The savior of the galaxy might once have been a drug runner.
Mass Effect, BioWare’s hit space opera RPG, presents its players with a choice of backstories for the main character, each contributing to the game’s story in a unique way. One, the Earthborn background, means that Commander Shepard was a member of a gang called the Tenth Street Reds until coming of age to join the military.
The game isn’t based around gangsters, but this experience might make this Shepard’s perspective very different from one who came from a colony planet or a military family. In terms of gameplay, the gangs are a variation on the game’s other waves of enemies, with their own classes and strategies.
Although never a main part of the game, the galactic gang wars are a major subplot in Mass Effect 2, as clone Commander Shepard helps Cerberus, the human terrorist group that rescued him from an early death, consolidate their power. There’s also that great quest to defeat the mysterious Shadow Broker, one of the galaxy’s most dangerous gangsters, as well as its greatest trafficker of information. It seems likely that gangs will once again stay out of the limelight in Mass Effect 4, and instead pepper the galaxy with little stories that make the game’s universe all the more real.
Gangs are also one of the many elements Mass Effect shares with earlier science fiction stories. Star Wars has gangs and gangsters like Jabba the Hutt. Dystopian science fiction in various mediums, such as The Last Book in the Universe, Mad Max, and A Clockwork Orange use gangs, which emphasize the lawlessness of their settings.
BioWare plays the gangs in Mass Effect straight, neither aggrandizing them to the size of a society or blunting their teeth with a neat moral label as Star Wars does to characters in general. Mass Effect shows desperate kids looking for a life in a gang, the bullied citizens who have no choice but to join the organized criminal ranks, and the imperious crime lords who keep order in their territories.
Like Jabba, Aria, crime lord of Omega Station in the far reaches of space, has ultimate faith in her power and makes her home base in a sensual underworld. Unlike our favorite pervy Hutt, she isn’t defeated. She even becomes an ally to Shepard. So does Zaeed, a gang leader turned bounty hunter. Likewise, Shepard’s moral choices don’t guarantee a failure of the game’s mission – could Mass Effect 3’s unsatisfying ending serve as a moral statement about the inevitability of death and futility of heroism?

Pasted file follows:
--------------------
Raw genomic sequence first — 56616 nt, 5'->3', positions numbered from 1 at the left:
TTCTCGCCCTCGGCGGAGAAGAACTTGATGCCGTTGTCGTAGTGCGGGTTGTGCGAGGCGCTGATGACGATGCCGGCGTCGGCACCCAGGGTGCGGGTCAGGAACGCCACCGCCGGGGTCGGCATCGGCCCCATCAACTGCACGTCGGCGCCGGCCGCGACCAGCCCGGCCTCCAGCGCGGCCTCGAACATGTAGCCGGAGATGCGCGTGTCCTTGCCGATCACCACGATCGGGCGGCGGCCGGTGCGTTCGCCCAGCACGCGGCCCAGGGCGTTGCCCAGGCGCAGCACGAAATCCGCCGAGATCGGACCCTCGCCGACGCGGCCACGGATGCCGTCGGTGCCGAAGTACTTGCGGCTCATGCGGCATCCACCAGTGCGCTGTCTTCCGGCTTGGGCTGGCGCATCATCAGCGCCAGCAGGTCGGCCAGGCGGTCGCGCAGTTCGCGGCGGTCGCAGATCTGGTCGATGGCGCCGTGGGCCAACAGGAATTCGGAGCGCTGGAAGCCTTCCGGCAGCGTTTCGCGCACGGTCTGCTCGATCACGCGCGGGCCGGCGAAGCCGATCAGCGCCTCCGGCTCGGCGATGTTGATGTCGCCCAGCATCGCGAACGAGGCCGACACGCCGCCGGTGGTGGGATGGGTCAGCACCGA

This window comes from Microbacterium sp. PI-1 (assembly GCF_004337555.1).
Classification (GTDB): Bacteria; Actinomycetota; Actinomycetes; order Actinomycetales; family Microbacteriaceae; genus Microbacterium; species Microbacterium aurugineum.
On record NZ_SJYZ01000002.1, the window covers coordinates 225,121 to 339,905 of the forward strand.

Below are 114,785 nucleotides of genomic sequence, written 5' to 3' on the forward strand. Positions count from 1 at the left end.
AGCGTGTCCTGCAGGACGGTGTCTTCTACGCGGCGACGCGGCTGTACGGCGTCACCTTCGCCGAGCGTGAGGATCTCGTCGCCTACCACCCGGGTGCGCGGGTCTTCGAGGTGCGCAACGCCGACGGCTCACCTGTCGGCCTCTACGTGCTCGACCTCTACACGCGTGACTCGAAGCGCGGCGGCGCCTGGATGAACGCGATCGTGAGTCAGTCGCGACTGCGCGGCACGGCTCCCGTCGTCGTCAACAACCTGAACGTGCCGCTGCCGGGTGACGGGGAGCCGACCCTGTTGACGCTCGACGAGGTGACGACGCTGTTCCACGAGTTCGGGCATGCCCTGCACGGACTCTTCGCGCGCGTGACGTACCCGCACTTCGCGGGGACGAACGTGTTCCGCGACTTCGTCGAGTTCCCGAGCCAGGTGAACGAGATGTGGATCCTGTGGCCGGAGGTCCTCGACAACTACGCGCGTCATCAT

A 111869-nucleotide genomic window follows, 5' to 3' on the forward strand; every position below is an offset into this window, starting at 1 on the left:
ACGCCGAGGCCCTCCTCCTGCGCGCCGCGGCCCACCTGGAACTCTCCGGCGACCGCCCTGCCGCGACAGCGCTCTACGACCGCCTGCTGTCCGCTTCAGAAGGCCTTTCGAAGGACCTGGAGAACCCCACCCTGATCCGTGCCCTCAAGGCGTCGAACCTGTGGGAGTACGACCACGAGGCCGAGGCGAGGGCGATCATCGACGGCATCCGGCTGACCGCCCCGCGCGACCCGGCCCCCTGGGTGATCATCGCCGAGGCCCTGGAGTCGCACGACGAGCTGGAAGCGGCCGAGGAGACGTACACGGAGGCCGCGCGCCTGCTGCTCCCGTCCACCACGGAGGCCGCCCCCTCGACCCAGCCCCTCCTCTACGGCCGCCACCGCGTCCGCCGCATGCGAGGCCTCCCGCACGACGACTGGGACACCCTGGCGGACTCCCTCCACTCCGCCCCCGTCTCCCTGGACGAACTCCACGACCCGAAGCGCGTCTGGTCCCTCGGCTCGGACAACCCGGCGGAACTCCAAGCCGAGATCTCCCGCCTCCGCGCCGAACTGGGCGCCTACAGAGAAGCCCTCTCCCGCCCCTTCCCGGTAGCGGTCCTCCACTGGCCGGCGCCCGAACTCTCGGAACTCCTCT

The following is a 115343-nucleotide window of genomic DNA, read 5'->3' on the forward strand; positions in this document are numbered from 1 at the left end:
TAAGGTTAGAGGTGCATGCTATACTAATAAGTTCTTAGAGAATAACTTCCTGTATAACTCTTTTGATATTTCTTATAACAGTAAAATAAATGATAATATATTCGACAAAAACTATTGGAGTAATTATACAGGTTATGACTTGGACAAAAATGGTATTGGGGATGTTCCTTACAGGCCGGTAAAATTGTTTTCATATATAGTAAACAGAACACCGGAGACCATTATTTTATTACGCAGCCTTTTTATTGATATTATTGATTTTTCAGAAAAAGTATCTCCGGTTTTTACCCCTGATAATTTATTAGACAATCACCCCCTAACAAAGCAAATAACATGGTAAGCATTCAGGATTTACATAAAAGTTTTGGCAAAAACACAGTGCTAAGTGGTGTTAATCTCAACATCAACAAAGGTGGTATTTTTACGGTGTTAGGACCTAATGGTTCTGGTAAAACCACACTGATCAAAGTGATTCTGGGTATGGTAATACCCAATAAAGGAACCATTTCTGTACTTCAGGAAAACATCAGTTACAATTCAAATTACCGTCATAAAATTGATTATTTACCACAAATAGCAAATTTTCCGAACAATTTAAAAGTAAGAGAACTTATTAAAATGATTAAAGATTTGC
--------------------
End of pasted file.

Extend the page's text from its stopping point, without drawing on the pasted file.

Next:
The gangs contribute to Mass Effect’s aesthetic in both their brutality and their moral changeability.
Three main gangs each have their own backstories:
One of the most vicious and least organized is the Blood Pack, founded by a krogan exiled from his clan for beating a female krogan. This gang is largely made up of vorcha troops. If Mass Effect were a high fantasy story, the vorcha would be orcs – vicious, unsympathetic, and usually found in numbers.
The Blue Suns, founded by Zaeed Massani and Vido Santiago, work as a mercenary group and surround themselves with the trappings of civilized business. Along with many other interactions with Shepard, they were hired by the Shadow Broker to recover Shepard’s body after the early events of Mass Effect 2. The Blue Suns were also welcomed by some citizens on Omega, who found a protection racket to be better than no organization at all.
Eclipse is the most professional of the three gangs, serving in truth as a mercenary corporation. That doesn’t mean that they have scruples – at least one group requires its members to commit a murder before joining. Eclipse was founded by Jona Sederis, a maddened asari whom Shepard only meets from the other side of a jail cell.
Omega’s gang lord Aria is often the connecting tissue between all three groups and Shepard. She has created a dangerous but functioning infrastructure in which both gangsters and common folk live on the same seedy space station. Like some of their real-world equivalents, the gangsters live in a mix of hedonistic luxury and war zone poverty.
The human military brought the young Earthborn Shepard out of that world, and Shepard can advise a young wannabe mercenary to never get into it. The organized military, represented by Shepard and the Alliance, is shown as a better alternative than the gang life.
That same Earthborn Shepard receives a visit from a Tenth Street Red in Mass Effect. No matter the choices made on this side mission, Shepard’s relationship with the gang is an uneasy one, as it has turned into an extremist anti-alien group.
The gang background could change Shepard’s perspective in other ways, too, ones that don’t have a storyline devoted to them but might contribute to the player’s perspective of their own character. Shepard could be more appreciative or more critical of the military, might dismiss the council or form a bond with Captain Anderson that is strong because of that upbringing. He/She might have a different way of interacting with Zaeed, or Jack, who made her own life in a cult for many years and considers turning the Normandy into a pirate ship.
Other Shepard backstories provide equally strong motivations. But a gang-born Shepard is forced to confront a past which he/she left behind. That past also follows a lengthy tradition of science fiction using gang members as either main characters or set dressing, or everything in between, exploring ideas of the criminal class, the economy of the future, and the moral components of the hero.